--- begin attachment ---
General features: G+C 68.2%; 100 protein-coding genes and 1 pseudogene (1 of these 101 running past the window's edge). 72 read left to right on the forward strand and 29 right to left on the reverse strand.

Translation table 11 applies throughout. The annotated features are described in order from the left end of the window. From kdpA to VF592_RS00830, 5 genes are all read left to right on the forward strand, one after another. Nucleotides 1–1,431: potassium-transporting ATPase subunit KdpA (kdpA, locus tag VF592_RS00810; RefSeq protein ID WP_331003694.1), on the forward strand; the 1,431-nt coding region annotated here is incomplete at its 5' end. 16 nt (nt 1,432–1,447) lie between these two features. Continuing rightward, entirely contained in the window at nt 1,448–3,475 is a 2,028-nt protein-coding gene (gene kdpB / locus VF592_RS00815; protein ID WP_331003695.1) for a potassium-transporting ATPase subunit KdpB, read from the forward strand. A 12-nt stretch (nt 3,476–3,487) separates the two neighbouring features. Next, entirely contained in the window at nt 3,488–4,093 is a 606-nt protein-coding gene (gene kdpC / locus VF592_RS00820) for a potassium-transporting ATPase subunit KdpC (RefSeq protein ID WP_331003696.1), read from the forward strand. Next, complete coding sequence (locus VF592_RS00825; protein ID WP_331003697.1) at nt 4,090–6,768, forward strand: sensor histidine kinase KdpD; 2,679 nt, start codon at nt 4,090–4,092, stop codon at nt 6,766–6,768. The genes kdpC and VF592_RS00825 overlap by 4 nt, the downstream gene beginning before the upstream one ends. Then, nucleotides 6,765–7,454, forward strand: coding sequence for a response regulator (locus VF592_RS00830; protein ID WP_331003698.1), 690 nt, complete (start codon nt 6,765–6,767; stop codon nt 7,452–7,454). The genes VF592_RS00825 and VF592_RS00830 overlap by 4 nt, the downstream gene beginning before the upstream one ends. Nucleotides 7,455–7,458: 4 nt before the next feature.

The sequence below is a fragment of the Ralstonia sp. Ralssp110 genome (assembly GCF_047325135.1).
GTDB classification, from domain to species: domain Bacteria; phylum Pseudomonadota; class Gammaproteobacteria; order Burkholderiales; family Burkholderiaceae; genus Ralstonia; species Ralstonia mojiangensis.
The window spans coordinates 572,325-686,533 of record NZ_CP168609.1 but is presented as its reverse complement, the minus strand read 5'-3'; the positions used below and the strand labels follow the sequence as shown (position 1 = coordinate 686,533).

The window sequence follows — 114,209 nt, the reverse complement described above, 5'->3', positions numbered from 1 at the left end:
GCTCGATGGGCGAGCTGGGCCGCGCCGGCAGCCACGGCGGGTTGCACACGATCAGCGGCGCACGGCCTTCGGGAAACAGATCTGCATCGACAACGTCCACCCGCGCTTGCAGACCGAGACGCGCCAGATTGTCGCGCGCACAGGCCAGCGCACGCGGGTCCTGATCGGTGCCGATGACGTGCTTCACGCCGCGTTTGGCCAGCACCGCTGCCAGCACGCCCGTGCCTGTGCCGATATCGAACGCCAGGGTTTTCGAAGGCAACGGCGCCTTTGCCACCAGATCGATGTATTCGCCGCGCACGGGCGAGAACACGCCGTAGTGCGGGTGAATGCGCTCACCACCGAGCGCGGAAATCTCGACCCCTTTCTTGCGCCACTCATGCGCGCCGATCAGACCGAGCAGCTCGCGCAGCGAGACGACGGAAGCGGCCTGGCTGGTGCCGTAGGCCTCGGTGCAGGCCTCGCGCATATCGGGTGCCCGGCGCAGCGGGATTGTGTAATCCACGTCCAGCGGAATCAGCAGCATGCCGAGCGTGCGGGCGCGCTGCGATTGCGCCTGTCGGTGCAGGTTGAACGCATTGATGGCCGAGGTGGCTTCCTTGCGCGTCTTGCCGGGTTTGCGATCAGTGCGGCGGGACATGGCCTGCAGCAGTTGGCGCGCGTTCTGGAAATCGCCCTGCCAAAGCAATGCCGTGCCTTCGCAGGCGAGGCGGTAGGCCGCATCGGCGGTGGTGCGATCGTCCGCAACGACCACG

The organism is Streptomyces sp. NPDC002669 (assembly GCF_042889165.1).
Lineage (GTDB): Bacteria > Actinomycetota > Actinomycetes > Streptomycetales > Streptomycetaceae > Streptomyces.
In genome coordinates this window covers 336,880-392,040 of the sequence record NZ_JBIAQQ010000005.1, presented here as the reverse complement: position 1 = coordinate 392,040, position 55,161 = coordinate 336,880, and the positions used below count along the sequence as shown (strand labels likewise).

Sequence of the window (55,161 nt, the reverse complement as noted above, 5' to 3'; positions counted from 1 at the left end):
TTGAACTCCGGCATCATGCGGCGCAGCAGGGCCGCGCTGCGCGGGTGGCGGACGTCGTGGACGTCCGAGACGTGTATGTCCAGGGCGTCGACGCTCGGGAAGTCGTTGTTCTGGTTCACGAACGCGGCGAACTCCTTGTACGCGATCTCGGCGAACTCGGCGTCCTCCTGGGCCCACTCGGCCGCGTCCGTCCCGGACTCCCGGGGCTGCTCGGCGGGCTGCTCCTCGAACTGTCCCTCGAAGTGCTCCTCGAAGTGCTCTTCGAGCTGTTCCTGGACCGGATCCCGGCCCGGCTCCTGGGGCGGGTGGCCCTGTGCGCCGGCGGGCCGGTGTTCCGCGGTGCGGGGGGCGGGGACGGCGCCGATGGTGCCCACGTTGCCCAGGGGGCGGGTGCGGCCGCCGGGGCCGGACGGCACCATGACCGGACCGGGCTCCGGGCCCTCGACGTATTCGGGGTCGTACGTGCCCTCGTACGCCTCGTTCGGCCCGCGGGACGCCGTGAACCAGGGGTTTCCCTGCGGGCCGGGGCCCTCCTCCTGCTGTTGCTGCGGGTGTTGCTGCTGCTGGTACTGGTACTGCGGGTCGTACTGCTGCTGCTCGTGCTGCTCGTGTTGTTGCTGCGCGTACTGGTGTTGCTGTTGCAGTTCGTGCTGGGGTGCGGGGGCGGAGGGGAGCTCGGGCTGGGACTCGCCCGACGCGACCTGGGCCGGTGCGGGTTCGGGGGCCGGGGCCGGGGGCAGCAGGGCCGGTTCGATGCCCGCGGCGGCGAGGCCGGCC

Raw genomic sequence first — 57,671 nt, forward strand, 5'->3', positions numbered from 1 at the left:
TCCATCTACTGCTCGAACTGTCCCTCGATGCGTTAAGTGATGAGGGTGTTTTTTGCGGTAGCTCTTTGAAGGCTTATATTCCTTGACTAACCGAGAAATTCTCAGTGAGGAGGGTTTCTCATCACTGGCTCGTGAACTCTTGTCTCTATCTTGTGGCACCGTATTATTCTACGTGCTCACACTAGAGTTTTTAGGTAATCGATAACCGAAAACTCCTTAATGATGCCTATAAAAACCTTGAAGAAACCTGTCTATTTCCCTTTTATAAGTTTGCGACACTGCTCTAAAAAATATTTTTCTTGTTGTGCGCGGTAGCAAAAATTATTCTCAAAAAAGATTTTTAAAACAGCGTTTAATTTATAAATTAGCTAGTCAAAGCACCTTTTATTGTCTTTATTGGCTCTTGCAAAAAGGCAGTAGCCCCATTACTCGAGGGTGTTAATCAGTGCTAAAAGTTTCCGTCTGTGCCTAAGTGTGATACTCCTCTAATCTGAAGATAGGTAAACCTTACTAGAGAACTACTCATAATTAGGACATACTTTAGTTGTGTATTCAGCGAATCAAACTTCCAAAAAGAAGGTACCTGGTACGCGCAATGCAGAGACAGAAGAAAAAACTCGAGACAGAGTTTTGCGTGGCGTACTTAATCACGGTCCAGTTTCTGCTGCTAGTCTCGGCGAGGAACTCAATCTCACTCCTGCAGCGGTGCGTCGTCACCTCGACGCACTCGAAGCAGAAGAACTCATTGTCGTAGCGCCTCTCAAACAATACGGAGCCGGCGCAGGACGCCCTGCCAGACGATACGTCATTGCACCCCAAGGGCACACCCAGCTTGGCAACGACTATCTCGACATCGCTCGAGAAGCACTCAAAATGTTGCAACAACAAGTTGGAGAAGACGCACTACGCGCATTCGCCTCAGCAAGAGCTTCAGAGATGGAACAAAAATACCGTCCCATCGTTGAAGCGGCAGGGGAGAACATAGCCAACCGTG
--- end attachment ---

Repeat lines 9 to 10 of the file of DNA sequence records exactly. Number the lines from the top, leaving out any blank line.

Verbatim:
Lineage (GTDB): Bacteria > Actinomycetota > Actinomycetes > Streptomycetales > Streptomycetaceae > Streptomyces.
In genome coordinates this window covers 336,880-392,040 of the sequence record NZ_JBIAQQ010000005.1, presented here as the reverse complement: position 1 = coordinate 392,040, position 55,161 = coordinate 336,880, and the positions used below count along the sequence as shown (strand labels likewise).